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lightRadio To Revolutionise Mobile Broadband Networks

Tue 08 Feb, 2011 // Firstnumber Team
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It has been hailed as the means to bridge the digital divide, and bring mobile broadband to the developing world. These are grand ambitions from such a small device.

lightRadio technology, developed by Alcatel-Lucent, will seriously reduce operating costs and spatial requirements. It's miniature dimensions and hi-tech capabilities form a perfect combination in which the device will be able to perform the same operations as the current system of base stations but with far smaller spatial implications.

The cube can be installed in any location with an electricity supply, and is able to connect via the internet or using microwave links to other processing units. Wim Sweldens, head of mobile business at Alcatel-Lucent, announced at a London conference that:

You can use fibre and put these cubes at the edge [of the fibre network] and connect them so that you can make a dramatic improvement in the area covered [by mobile broadband].

The new technology is predicted to become the eventual replacement for base-stations and cell towers, with significant growth in the market over the next few years. Such growth will be driven by governmental support for the deployment of the lightRadio technology, for whom the surfacing of the device has came at a crucial period in broadband expansion.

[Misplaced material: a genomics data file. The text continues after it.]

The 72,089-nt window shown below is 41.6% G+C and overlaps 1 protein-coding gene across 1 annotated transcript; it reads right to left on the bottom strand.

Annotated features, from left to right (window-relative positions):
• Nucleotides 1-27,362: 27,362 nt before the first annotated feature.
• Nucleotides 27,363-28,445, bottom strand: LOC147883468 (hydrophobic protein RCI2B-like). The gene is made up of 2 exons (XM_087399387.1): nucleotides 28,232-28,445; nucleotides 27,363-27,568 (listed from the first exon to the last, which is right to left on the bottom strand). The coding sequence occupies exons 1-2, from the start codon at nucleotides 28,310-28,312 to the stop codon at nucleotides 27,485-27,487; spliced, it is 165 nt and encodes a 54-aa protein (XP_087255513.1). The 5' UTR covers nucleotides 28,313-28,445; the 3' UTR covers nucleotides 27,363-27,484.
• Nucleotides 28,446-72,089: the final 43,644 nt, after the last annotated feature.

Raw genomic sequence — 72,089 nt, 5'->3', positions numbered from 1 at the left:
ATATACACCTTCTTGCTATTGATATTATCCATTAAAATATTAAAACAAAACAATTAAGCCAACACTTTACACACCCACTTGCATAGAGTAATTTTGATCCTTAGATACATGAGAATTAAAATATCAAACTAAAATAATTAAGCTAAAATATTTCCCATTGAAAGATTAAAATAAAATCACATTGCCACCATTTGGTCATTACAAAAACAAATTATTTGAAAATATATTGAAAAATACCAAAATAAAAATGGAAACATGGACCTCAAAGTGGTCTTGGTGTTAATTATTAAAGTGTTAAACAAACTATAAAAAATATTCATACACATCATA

Much debate has been focused on the roll-out of fibre-optic cable across the UK, with uncertainty over cost and taxation levels dogging the process. The introduction of the lightRadio may provide an ideal solution to the problem of universal broadband targets and how best to meet them.

The cubes are able to provide 2G, 3G and 4G radio connections, and can be used individually or in clusters. Currently, around 20 of the lightRadio cubes would be needed to provide the equivalent coverage of a base-station. However, Alcatel-Lucent claim that the total cost of ownership to operators would be halved, as would the carbon footprint of mobile networks.

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